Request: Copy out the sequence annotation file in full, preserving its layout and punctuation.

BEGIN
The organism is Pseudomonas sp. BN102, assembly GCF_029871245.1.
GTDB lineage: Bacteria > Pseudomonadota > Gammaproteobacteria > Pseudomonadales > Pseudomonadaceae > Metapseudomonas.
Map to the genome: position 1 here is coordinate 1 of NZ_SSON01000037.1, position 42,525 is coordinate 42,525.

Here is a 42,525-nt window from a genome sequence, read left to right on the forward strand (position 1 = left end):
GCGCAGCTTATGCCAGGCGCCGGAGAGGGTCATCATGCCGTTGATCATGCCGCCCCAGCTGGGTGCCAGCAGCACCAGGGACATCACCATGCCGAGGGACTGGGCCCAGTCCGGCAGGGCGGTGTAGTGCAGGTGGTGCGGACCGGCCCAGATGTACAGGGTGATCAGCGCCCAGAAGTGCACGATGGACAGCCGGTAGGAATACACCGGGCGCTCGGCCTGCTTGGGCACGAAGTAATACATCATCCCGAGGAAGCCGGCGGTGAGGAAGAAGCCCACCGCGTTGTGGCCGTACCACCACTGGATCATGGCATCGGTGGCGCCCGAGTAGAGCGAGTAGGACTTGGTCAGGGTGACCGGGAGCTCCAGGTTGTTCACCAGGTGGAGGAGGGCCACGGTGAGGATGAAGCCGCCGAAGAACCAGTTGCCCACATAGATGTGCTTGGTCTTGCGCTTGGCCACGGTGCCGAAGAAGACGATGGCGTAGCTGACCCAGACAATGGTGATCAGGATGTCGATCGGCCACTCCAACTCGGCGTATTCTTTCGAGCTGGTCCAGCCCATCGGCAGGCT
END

The organism is Pseudomonas sp. BN102, assembly GCF_029871245.1.
GTDB lineage: Bacteria > Pseudomonadota > Gammaproteobacteria > Pseudomonadales > Pseudomonadaceae > Metapseudomonas.
Map to the genome: position 1 here is coordinate 1 of NZ_SSON01000037.1, position 42,525 is coordinate 42,525.

Here is a 42,525-nt window from a genome sequence, read left to right on the forward strand (position 1 = left end):
GCGCAGCTTATGCCAGGCGCCGGAGAGGGTCATCATGCCGTTGATCATGCCGCCCCAGCTGGGTGCCAGCAGCACCAGGGACATCACCATGCCGAGGGACTGGGCCCAGTCCGGCAGGGCGGTGTAGTGCAGGTGGTGCGGACCGGCCCAGATGTACAGGGTGATCAGCGCCCAGAAGTGCACGATGGACAGCCGGTAGGAATACACCGGGCGCTCGGCCTGCTTGGGCACGAAGTAATACATCATCCCGAGGAAGCCGGCGGTGAGGAAGAAGCCCACCGCGTTGTGGCCGTACCACCACTGGATCATGGCATCGGTGGCGCCCGAGTAGAGCGAGTAGGACTTGGTCAGGGTGACCGGGAGCTCCAGGTTGTTCACCAGGTGGAGGAGGGCCACGGTGAGGATGAAGCCGCCGAAGAACCAGTTGCCCACATAGATGTGCTTGGTCTTGCGCTTGGCCACGGTGCCGAAGAAGACGATGGCGTAGCTGACCCAGACAATGGTGATCAGGATGTCGATCGGCCACTCCAACTCGGCGTATTCTTTCGAGCTGGTCCAGCCCATCGGCAGGCT